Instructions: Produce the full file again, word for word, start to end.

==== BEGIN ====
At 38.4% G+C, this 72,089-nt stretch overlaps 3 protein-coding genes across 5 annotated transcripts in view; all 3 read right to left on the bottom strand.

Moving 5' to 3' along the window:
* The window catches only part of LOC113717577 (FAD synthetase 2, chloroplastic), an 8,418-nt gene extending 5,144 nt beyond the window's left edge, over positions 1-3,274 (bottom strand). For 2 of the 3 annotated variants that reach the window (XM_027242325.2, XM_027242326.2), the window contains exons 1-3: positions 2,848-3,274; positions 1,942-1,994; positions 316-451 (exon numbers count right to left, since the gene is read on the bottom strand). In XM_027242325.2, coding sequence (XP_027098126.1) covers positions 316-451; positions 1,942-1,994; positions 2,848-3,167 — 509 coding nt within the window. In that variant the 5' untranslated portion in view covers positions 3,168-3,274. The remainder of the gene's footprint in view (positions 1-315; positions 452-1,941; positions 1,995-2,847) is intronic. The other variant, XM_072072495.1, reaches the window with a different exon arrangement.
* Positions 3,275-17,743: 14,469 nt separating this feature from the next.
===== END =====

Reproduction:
At 38.4% G+C, this 72,089-nt stretch overlaps 3 protein-coding genes across 5 annotated transcripts in view; all 3 read right to left on the bottom strand.

Moving 5' to 3' along the window:
* The window catches only part of LOC113717577 (FAD synthetase 2, chloroplastic), an 8,418-nt gene extending 5,144 nt beyond the window's left edge, over positions 1-3,274 (bottom strand). For 2 of the 3 annotated variants that reach the window (XM_027242325.2, XM_027242326.2), the window contains exons 1-3: positions 2,848-3,274; positions 1,942-1,994; positions 316-451 (exon numbers count right to left, since the gene is read on the bottom strand). In XM_027242325.2, coding sequence (XP_027098126.1) covers positions 316-451; positions 1,942-1,994; positions 2,848-3,167 — 509 coding nt within the window. In that variant the 5' untranslated portion in view covers positions 3,168-3,274. The remainder of the gene's footprint in view (positions 1-315; positions 452-1,941; positions 1,995-2,847) is intronic. The other variant, XM_072072495.1, reaches the window with a different exon arrangement.
* Positions 3,275-17,743: 14,469 nt separating this feature from the next.